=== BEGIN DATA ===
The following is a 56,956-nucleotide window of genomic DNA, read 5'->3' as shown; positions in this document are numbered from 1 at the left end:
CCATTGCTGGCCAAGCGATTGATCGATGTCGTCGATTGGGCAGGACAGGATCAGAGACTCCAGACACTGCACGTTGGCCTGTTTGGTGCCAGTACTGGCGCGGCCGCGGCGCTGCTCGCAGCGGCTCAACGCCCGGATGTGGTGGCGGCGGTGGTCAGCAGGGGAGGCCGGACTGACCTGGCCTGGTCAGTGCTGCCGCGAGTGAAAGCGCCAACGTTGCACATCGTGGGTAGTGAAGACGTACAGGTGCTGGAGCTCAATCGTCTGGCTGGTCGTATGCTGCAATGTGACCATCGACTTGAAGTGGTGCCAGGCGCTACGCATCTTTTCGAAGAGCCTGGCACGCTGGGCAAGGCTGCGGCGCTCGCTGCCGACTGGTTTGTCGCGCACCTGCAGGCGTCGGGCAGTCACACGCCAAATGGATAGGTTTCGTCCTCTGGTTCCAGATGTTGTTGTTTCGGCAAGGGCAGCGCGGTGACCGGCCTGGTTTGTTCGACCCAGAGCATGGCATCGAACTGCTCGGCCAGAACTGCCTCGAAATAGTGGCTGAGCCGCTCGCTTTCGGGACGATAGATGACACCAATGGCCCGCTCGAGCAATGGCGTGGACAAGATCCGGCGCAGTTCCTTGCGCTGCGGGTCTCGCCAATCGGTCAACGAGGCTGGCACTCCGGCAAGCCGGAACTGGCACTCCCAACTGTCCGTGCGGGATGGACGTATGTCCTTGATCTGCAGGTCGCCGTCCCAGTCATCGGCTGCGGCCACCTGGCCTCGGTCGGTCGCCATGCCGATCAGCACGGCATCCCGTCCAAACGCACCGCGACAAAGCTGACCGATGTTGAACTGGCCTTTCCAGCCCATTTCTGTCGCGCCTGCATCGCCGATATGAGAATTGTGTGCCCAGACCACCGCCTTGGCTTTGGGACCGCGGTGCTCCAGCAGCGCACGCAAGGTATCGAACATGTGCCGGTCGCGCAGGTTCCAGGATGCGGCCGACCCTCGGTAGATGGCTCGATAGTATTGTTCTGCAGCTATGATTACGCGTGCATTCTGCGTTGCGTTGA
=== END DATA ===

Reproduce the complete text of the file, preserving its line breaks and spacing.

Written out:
The following is a 56,956-nucleotide window of genomic DNA, read 5'->3' as shown; positions in this document are numbered from 1 at the left end:
CCATTGCTGGCCAAGCGATTGATCGATGTCGTCGATTGGGCAGGACAGGATCAGAGACTCCAGACACTGCACGTTGGCCTGTTTGGTGCCAGTACTGGCGCGGCCGCGGCGCTGCTCGCAGCGGCTCAACGCCCGGATGTGGTGGCGGCGGTGGTCAGCAGGGGAGGCCGGACTGACCTGGCCTGGTCAGTGCTGCCGCGAGTGAAAGCGCCAACGTTGCACATCGTGGGTAGTGAAGACGTACAGGTGCTGGAGCTCAATCGTCTGGCTGGTCGTATGCTGCAATGTGACCATCGACTTGAAGTGGTGCCAGGCGCTACGCATCTTTTCGAAGAGCCTGGCACGCTGGGCAAGGCTGCGGCGCTCGCTGCCGACTGGTTTGTCGCGCACCTGCAGGCGTCGGGCAGTCACACGCCAAATGGATAGGTTTCGTCCTCTGGTTCCAGATGTTGTTGTTTCGGCAAGGGCAGCGCGGTGACCGGCCTGGTTTGTTCGACCCAGAGCATGGCATCGAACTGCTCGGCCAGAACTGCCTCGAAATAGTGGCTGAGCCGCTCGCTTTCGGGACGATAGATGACACCAATGGCCCGCTCGAGCAATGGCGTGGACAAGATCCGGCGCAGTTCCTTGCGCTGCGGGTCTCGCCAATCGGTCAACGAGGCTGGCACTCCGGCAAGCCGGAACTGGCACTCCCAACTGTCCGTGCGGGATGGACGTATGTCCTTGATCTGCAGGTCGCCGTCCCAGTCATCGGCTGCGGCCACCTGGCCTCGGTCGGTCGCCATGCCGATCAGCACGGCATCCCGTCCAAACGCACCGCGACAAAGCTGACCGATGTTGAACTGGCCTTTCCAGCCCATTTCTGTCGCGCCTGCATCGCCGATATGAGAATTGTGTGCCCAGACCACCGCCTTGGCTTTGGGACCGCGGTGCTCCAGCAGCGCACGCAAGGTATCGAACATGTGCCGGTCGCGCAGGTTCCAGGATGCGGCCGACCCTCGGTAGATGGCTCGATAGTATTGTTCTGCAGCTATGATTACGCGTGCATTCTGCGTTGCGTTGA